Smart inventory management is about creating and maintaining a lean system that eliminates excess stock and makes way for active inventory. Inventory turns into a liability when it becomes obsolete, is not used, has not been used in a long time, or is overstocked to levels that greatly exceed demand over a year’s time. When storage rooms are cluttered with supplies, it also becomes difficult for your team to find the parts and products they need, wasting time and energy. The common goal for any inventory management process is to create a system that prevents clutter and stocking issues, making it fast and easy for workers to get the supplies they need.
Inventory oversupply — where supply exceeds demand — is a common business challenge. An oversupply of inventory takes up valuable shelf space that could be used for material that is more in demand. For example, an oversupply of hard hats and gloves means other products more frequently used and requisitioned, such as earplugs, safety marking tape, and wiping cloths, are not at the forefront of inventory bins and ready to issue. This is an inefficient use of inventory shelf space and a waste of your business's money.
The Cost of Dead and Obsolete Inventory
Inventory oversupply can lead to dead and obsolete inventory. Dead inventory (also known as "dead stock") refers to stock that is no longer usable. For example, suppose ordinary batteries were over-purchased for a business. Batteries have a shelf life; they degrade over time and can corrode, making them useless. The remaining battery inventory would be considered dead inventory after expiring.
Obsolete inventory can also be the result of poor inventory management. Obsolete inventory may have been useful at the time of purchase but because it was not used or drawn soon enough, it was supplanted by another product. For instance, refrigerant that was purchased as a qualified product but is no longer allowed due to EPA regulations is dead inventory. It serves no purpose and takes up space for refrigerant bottles that are compliant and can be used.
Dead and obsolete inventory should be a huge financial pain point for material managers; for industrial firms in particular, it costs millions of dollars each year. According to research conducted by Grainger Consulting Services, up to 50 percent of maintenance, repair and operating (MRO) inventory items are inactive for more than 12 months and up to 60 percent of on-hand MRO inventory levels exceed a one-year supply.
When inventory supply closets are overflowing, and the team does not know where key products are located, it costs businesses both time and money: Grainger research has found that up to 22 percent of the time, maintenance employees leave a stockroom without the proper material or quantity. However, with smart planning and management, this problem can be greatly reduced or even eliminated completely.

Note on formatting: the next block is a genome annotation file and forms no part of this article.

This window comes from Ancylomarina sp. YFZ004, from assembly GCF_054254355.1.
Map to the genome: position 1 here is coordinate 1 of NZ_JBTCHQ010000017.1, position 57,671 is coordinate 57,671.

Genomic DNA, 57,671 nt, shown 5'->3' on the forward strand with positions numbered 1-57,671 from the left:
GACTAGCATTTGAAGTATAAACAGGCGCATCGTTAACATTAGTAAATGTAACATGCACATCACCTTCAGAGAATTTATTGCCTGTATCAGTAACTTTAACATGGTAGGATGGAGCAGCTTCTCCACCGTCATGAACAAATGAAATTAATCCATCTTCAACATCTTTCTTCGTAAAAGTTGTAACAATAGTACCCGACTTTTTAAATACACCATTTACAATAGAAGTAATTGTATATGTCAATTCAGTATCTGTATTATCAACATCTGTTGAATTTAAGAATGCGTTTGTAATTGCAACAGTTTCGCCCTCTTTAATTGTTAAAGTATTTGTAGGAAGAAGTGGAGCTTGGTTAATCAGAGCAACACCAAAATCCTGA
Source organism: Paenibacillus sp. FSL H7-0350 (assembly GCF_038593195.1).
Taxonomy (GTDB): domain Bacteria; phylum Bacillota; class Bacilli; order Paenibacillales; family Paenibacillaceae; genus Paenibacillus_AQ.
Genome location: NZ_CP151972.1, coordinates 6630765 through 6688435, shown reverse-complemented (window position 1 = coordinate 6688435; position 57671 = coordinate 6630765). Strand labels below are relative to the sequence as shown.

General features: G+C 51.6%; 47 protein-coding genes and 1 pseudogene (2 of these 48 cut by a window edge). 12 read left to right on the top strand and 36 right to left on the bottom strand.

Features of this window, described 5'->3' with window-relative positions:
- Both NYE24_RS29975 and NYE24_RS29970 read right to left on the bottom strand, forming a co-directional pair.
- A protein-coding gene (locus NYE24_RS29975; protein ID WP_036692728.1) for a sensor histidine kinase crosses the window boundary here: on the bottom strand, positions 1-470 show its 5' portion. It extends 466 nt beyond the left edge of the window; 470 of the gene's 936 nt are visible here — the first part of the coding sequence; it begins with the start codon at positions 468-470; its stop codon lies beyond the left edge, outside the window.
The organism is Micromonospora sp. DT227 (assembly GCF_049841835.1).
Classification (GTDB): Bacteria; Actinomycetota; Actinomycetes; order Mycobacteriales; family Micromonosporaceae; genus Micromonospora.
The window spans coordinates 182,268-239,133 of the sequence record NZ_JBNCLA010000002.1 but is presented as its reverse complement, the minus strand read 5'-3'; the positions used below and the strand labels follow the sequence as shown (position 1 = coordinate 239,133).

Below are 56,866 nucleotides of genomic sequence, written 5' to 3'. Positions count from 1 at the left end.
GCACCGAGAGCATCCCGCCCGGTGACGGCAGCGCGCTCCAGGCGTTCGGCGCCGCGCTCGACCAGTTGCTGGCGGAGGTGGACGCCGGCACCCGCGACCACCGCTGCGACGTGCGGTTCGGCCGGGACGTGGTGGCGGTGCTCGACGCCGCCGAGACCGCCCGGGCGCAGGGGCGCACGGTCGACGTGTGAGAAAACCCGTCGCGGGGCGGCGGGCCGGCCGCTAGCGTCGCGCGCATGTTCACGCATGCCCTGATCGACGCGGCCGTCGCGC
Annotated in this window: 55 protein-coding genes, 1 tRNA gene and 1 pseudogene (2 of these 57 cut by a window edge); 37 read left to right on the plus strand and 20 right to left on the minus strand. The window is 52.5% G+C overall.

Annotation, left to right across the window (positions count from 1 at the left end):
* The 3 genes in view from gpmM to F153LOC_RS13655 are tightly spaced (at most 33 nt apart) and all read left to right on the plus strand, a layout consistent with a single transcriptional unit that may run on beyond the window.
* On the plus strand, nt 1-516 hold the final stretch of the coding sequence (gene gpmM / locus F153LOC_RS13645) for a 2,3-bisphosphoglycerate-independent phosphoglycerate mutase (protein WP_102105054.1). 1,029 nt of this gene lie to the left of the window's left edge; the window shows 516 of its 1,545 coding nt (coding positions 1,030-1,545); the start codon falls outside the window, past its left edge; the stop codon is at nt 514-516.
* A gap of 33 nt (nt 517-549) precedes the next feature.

Solving Dead and Obsolete Inventory Problems
The best defense against wasting money on inventory problems is a smart offense. Use these strategies to clean up your stocking issues:
- Plan properly, early, and instill lean inventory management processes.
- Use technology tools and solutions to help achieve and maintain lean levels.
- Commission the help of trusted advisors to audit inventory regularly. Sometimes referred to as “vendor-managed,” this approach uses the expertise of inventory specialists and their resources to uncover problem areas promptly so corrective action can be taken.
- Continuously refine ordering and stocking levels to meet accurate amounts of material demand.
- Sell excess, obsolete and dead inventory at a discount where and when possible, even if at salvage value.
- Consider donating dead and obsolete inventory for taxation purposes to recover some its cost.
Achieving lean inventory is challenging. However, the cost of delay is great and the problem must be confronted and resolved. Inaction is a losing strategy and one that will cost you and impede the efficiency of your operations.
Get the help you need with your inventory system with Grainger KeepStock Solutions.
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The information contained in this article is intended for general information purposes only and is based on information available as of the initial date of publication. No representation is made that the information or references are complete or remain current. This article is not a substitute for review of current applicable government regulations, industry standards, or other standards specific to your business and/or activities and should not be construed as legal advice or opinion. Readers with specific questions should refer to the applicable standards or consult with an attorney.